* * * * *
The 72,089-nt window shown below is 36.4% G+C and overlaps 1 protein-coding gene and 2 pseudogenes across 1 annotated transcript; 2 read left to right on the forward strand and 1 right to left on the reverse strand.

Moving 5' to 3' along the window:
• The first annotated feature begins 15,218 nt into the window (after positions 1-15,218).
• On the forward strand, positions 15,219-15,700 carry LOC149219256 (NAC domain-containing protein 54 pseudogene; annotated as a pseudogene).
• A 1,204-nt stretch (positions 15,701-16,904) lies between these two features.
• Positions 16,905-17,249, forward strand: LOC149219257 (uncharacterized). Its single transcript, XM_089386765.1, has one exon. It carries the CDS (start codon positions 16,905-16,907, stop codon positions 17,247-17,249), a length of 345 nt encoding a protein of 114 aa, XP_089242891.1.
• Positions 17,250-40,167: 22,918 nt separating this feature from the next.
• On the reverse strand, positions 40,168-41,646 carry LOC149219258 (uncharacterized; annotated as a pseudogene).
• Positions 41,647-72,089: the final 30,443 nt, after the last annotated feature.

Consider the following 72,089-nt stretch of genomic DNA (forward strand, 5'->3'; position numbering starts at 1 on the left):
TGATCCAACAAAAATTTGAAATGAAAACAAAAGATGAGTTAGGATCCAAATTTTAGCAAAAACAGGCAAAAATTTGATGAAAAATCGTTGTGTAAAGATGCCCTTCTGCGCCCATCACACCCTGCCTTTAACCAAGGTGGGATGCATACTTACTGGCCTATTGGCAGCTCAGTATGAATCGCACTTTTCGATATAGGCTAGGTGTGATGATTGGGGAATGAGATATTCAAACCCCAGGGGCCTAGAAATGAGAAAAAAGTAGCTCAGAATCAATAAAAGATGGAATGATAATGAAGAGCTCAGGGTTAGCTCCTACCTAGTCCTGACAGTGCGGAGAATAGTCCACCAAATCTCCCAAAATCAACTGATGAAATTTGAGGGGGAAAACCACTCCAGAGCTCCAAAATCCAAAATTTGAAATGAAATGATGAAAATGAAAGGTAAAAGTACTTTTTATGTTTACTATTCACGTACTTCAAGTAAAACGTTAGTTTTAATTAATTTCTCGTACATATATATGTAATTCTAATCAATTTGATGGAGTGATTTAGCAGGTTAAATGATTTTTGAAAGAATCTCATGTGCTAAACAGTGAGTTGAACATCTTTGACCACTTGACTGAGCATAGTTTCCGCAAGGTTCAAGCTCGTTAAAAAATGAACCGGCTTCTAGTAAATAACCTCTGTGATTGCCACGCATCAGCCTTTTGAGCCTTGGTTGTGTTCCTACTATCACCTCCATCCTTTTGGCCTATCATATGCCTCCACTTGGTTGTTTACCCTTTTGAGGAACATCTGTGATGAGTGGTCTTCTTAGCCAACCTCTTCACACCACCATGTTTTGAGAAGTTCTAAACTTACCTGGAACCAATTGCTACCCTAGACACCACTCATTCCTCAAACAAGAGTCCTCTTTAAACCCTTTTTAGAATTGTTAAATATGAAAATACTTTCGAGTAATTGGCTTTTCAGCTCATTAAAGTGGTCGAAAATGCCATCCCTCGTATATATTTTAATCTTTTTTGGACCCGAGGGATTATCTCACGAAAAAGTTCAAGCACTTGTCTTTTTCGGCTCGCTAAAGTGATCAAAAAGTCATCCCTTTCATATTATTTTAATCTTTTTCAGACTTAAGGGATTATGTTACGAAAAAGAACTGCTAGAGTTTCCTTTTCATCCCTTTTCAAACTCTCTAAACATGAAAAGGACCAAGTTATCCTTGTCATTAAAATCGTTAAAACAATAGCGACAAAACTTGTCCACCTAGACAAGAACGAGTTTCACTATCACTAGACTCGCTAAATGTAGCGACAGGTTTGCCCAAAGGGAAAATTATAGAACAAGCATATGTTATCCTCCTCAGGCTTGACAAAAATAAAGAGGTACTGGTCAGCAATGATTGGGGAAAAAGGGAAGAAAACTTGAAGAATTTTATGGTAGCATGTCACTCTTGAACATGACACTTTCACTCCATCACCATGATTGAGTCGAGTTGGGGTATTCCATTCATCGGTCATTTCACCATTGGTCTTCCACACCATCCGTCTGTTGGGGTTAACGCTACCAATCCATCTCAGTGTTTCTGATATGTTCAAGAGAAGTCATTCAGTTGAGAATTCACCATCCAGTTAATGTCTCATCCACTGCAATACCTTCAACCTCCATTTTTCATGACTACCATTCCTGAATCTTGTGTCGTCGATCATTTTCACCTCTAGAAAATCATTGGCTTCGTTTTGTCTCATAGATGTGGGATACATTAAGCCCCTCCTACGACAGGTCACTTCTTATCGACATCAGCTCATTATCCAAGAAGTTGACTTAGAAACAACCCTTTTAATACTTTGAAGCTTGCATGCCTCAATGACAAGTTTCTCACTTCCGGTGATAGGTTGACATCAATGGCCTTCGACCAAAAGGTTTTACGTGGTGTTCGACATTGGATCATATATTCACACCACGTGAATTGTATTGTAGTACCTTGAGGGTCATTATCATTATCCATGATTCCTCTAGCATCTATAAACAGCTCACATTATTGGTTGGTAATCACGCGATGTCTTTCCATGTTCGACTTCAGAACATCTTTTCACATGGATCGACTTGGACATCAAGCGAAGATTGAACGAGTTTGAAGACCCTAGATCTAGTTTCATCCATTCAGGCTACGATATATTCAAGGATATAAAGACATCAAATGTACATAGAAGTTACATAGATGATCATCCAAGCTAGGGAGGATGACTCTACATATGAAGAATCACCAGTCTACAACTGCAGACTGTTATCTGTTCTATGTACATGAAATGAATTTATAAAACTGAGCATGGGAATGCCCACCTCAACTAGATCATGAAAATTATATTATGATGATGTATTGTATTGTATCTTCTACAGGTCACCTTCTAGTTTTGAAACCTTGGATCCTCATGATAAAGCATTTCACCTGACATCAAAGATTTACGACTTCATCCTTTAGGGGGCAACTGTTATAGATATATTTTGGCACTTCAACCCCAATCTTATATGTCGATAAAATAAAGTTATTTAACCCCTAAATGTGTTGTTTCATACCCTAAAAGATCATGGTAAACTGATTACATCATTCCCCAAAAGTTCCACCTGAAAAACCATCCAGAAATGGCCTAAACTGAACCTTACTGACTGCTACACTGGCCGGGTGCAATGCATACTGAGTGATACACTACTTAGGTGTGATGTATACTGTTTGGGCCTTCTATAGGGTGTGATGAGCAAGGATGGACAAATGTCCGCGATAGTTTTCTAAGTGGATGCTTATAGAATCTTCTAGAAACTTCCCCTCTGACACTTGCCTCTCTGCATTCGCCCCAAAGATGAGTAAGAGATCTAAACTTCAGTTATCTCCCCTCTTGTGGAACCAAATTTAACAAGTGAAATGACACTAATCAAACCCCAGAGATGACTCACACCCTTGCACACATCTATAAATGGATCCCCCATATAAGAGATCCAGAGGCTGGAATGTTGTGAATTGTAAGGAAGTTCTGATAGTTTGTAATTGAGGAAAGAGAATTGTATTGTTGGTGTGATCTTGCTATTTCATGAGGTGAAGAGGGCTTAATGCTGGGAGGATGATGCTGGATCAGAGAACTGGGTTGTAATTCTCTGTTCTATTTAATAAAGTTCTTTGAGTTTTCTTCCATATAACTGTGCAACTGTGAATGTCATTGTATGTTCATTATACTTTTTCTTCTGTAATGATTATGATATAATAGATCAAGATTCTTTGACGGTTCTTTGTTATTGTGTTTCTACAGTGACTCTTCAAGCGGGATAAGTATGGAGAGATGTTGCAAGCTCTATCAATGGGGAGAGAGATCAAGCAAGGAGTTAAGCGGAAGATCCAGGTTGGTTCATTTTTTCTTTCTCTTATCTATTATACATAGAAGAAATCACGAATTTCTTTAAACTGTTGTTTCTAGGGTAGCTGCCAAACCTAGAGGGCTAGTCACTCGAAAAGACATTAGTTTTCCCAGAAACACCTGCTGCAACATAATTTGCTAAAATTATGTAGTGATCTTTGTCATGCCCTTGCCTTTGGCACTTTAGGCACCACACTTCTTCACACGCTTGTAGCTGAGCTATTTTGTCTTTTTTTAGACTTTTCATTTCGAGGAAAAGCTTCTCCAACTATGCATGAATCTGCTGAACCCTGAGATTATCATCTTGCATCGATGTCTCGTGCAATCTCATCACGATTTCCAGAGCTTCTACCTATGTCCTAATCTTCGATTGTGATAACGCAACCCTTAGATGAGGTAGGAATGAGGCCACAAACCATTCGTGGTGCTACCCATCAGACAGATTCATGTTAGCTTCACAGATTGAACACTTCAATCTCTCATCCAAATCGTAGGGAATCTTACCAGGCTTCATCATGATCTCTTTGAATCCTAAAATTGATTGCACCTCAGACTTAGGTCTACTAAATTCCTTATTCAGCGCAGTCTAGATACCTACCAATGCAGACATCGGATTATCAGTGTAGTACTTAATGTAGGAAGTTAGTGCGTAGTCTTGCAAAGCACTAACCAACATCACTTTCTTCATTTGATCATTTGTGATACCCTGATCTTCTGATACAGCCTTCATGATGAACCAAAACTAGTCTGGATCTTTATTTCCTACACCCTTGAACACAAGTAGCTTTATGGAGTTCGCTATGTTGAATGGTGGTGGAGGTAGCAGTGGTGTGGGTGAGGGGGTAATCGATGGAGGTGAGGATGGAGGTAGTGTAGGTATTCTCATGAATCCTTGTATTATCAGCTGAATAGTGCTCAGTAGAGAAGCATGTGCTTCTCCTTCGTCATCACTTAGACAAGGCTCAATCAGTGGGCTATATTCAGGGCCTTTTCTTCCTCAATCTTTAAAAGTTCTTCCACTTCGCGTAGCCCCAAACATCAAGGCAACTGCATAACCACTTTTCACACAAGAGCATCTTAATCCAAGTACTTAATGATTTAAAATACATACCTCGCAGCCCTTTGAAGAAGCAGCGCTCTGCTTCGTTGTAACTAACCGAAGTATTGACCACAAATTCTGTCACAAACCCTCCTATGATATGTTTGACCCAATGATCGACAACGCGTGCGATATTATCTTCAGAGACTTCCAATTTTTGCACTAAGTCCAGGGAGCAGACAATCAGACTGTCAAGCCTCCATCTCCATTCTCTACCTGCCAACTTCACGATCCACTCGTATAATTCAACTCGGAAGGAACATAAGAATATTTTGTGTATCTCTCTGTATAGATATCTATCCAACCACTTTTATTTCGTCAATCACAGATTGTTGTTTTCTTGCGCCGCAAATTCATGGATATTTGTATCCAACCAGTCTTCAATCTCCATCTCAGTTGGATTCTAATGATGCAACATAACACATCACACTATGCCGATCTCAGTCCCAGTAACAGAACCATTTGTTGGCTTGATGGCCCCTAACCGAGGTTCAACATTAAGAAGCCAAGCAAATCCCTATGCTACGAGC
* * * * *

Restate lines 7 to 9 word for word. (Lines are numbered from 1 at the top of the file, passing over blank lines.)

• Positions 17,250-40,167: 22,918 nt separating this feature from the next.
• On the reverse strand, positions 40,168-41,646 carry LOC149219258 (uncharacterized; annotated as a pseudogene).
• Positions 41,647-72,089: the final 30,443 nt, after the last annotated feature.